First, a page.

Nats show youthful pitching depth beyond Strasburg

By Zach Myles

Although the idea would seem preposterous to most baseball fans, the Washington Nationals have more options than Stephen Strasburg in their future rotation. The Philadelphia Phillies got to experience this in person, as young lefties Tom Milone and Ross Detwiler tossed 13 1/3 scoreless innings in a day-night doubleheader sweep on Tuesday. Milone surrendered four hits in six shutout frames, while Detwiler only allowed three, silencing one of the most potent offenses in the National League. Granted, the Phillies weren’t playing for anything, virtually locking up home-field advantage throughout the playoffs with an outstanding record and an NL victory in the All-Star game. But don’t tell that to Washington’s two southpaws, who were both dominant.

Milone, 24, was a 10th round selection of Washington in the 2008 entry draft and made his major league debut on September 3rd of this year. He won the organization’s award for minor-league pitcher of the year a season ago with Double-A Harrisburg and continued his excellence with Triple-A Syracuse to start 2011. He used a low-90s heater and a mix of off-speed stuff to baffle hitters for the entire game. The Californian had outstanding control, throwing more than 2/3 of his pitches for strikes and hitting his spots. Through four starts at the big-league level, his control has mirrored that of his minor-league numbers, walking less than 1.5/per 9 innings pitched. Heck, he even hit a three-run homer during his first career plate appearance. A 36-16 record over the last three years in the minors will give Milone a shot at the rotation out of spring training in Viera and if next season started today, I’d put him in the starting five.

Detwiler has had plenty of chances to prove himself in the majors and finally took advantage of that opportunity in this start. He started the nightcap and had the longest outing of his career in his 28th career start, 7 1/3 innings. He added a slightly elongated stutter to his delivery that helped his command and control. The former 1st round selection from Missouri State has struggled throwing in the strike zone, but showed a lot of improvement, throwing 51 of 81 pitches for strikes. He began to wear down in the 8th inning and was taken out after allowing a single with one out. Here’s another guy that won’t overpower hitters, but relies on pitch location and changing speeds. Dewiler, who is 25 years old, has gotten chances as a starter and a long reliever in the past, so it’s unsure what his role will be next season. It’s apparent that he’s wanted in the rotation, but there will be a lot of competition for those final two spots.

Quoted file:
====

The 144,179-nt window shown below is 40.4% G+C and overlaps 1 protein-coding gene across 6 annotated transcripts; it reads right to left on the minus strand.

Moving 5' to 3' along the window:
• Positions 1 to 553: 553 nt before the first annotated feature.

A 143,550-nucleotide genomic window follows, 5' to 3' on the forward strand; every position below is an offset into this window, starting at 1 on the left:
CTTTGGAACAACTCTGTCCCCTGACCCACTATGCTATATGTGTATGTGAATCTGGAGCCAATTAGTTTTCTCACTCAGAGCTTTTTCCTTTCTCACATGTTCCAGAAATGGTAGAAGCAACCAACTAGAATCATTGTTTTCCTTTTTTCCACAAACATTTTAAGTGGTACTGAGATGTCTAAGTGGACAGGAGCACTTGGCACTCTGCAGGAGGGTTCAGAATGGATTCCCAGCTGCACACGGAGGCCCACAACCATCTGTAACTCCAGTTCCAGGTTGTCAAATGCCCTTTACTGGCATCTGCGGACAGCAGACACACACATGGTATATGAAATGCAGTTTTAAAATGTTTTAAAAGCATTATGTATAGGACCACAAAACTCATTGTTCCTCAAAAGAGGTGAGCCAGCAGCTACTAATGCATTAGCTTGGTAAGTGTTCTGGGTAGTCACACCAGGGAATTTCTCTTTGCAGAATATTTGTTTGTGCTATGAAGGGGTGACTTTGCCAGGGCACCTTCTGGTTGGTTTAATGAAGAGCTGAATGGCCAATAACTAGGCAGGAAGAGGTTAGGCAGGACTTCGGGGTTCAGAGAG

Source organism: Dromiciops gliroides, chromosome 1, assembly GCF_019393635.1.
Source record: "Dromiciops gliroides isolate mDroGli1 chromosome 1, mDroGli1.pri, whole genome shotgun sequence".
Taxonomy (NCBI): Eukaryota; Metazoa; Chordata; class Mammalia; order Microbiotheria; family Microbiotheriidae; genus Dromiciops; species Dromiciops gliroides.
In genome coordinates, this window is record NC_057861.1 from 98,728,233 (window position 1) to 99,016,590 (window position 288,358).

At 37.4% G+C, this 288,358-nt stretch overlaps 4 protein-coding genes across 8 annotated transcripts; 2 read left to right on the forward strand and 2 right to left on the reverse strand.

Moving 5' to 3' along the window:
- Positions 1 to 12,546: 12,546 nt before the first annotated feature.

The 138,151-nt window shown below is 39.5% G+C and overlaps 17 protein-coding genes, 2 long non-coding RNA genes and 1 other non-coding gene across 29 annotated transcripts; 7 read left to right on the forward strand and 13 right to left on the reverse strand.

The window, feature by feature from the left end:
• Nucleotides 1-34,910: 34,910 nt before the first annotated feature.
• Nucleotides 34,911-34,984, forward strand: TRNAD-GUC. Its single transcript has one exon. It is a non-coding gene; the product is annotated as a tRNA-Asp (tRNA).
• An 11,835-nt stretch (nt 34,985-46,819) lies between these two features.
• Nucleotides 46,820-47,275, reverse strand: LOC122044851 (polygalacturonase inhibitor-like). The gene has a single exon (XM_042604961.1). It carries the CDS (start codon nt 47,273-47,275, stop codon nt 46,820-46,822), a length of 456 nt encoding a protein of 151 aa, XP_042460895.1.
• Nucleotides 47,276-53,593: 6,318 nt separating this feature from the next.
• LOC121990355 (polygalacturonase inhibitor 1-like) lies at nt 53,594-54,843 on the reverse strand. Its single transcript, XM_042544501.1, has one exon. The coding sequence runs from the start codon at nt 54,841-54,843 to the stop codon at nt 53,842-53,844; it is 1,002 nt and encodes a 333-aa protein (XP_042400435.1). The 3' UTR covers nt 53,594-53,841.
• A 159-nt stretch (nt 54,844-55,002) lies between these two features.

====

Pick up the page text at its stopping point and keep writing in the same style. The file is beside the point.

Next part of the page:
These two southpaws to go along with Strasburg, John Lannan, and Jordan Zimmermann could make a youthful, but talented rotation for 2012. Lannan, another lefty, made great strides this year, but still needs to work on being consistent. Strasburg appears healthy and Zimmermann withstood 160 innings during his first full season after Tommy John surgery. The Nats will certainly go after a veteran during free agency or perhaps retain Chien-Ming Wang, but is it really necessary? Remember, Washington needs to save up money to re-sign Ryan Zimmerman to a long-term contract since his deal ends after the 2013 campaign, so it’ll most likely be a low-risk move. However, there are reports that the Lerners’ are willing to spend this offseason and Yankees ace C.C. Sabathia could opt out and go to D.C. But being realistic here, the future outlook of this franchise keeps looking better and better. Finishing in 3rd place in the NL East would be a great launching pad towards building momentum for years to come.


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